The disclosure that the federal government has been secretly mining phone and Internet records on a widespread scale should trouble all Americans who value their rights to privacy and freedom of speech.
It’s the type of activity that would have never been tolerated less than three decades ago (think of former President Richard Nixon) and should serve as a warning of how far our rights have eroded in the panic that followed the 9-11 tragedy.
It’s especially disappointing that all this is happening on President Barack Obama’s watch. Obama was openly critical of what he deemed abuses by the Bush administration, which first implemented the tactics. Now he defends those practices as an effective deterrent to terror attacks and has aggressively prosecuted whistle-blowers who seek to restore the balance. Meanwhile, the evidence of the massive surveillance effort’s success in scuttling terrorist plots has been marginal while the potential for abuses is enormous.
Take for instance, Edward Snowden, who was able to gain access to sensitive documents while working as a contractor for the National Security Agency. The jury may still be out on Snowden’s motives for disclosing information about the extent of the surveillance program to the press, but it illustrates how easily someone within government can access the data. Are we to take it on faith that those in power would never abuse such access to blackmail political rivals or use information for other unsavory purposes?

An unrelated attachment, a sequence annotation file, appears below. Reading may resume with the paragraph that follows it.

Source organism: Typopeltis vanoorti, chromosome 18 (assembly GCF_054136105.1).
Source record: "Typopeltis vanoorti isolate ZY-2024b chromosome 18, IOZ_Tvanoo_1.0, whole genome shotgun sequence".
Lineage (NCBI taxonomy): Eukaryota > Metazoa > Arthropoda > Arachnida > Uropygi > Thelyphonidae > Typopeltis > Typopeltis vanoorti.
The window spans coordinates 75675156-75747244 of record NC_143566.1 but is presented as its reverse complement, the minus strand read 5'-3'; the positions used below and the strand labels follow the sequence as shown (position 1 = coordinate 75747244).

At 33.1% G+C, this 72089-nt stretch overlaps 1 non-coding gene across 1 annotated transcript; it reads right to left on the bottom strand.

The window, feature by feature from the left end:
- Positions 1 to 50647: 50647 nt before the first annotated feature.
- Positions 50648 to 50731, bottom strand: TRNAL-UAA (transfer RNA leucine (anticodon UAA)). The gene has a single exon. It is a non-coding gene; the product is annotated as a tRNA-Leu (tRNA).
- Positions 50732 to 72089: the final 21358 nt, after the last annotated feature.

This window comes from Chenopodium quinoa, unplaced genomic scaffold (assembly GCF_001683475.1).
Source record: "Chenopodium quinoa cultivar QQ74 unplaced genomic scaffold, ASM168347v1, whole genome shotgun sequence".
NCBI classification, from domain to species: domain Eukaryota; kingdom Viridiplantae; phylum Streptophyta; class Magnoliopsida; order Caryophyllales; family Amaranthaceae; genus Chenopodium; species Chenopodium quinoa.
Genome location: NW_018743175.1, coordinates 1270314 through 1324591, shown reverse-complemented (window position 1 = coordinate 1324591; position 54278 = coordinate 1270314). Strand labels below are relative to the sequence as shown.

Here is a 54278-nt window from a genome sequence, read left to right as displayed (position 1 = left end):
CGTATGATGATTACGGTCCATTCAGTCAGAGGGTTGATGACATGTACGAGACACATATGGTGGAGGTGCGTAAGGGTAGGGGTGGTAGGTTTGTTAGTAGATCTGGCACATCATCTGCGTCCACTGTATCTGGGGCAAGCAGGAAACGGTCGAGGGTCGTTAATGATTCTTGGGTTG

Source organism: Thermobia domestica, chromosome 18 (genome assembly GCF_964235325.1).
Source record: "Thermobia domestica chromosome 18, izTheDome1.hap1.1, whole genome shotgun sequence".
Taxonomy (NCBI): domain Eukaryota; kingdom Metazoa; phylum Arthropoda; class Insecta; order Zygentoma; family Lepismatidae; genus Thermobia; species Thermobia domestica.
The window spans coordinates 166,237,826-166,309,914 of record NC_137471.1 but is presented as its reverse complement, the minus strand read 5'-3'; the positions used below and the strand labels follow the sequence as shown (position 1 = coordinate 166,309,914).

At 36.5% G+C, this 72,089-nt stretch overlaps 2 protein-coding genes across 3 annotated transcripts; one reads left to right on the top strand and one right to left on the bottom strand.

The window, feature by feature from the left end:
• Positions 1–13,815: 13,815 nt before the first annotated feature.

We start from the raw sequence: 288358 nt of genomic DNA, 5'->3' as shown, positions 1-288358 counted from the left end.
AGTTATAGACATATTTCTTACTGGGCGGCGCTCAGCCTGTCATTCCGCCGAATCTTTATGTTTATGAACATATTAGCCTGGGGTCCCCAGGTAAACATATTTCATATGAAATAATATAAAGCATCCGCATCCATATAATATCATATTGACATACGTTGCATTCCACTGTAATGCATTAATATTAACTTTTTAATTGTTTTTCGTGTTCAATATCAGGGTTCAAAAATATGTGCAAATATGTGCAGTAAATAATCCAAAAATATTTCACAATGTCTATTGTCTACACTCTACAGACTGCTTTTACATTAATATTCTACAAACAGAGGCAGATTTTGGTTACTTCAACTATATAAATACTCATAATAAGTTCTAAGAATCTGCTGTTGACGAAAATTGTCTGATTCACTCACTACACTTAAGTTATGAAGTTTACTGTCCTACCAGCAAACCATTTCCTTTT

The reassurances that rules are in place to prevent abuses is facial at best. Vague guidelines that are supposed to ensure government doesn’t stray outside the law and a secret court that has virtually rubber-stamped every request trotted before it hardly qualify as precautionary measures.
We’ve already seen the administration overstep what most would consider a breach of free speech by secretly obtaining voluminous phone records of Associated Press reporters. Obama later acknowledged the danger of creating a chilling effect on journalists, whose investigation of the political process and decision-making helps hold government accountable to the citizens it serves.
That incident and others outline the need for a fulsome and open debate on the extent and value of the surveillance programs. That debate should, among other issues, involve discussion about how best to safeguard the rights we value as Americans.
It’s good to see several prominent Republicans also raise the issue, although most Republicans were content to look the other way when President Bush was in office. A bi-partisan push in Congress could help bring this issue forward.
Ironically, Obama himself laid the groundwork for such a discussion when he delivered his highly-touted speech on the war on terror at the National Defense University. In his speech, the president outlined the sacrifices that had been made and how the landscape in the war on terror had evolved since the tragedy of 9-11.
“America is at a crossroads,” he declared. And the actions that the nation took would help define it for the future. “We have to make decisions based not on fear, but on hard-earned wisdom.”
Obama would do well to heed his own advice as the nation grapples with how to best safeguard not only citizens’ lives but also their freedoms.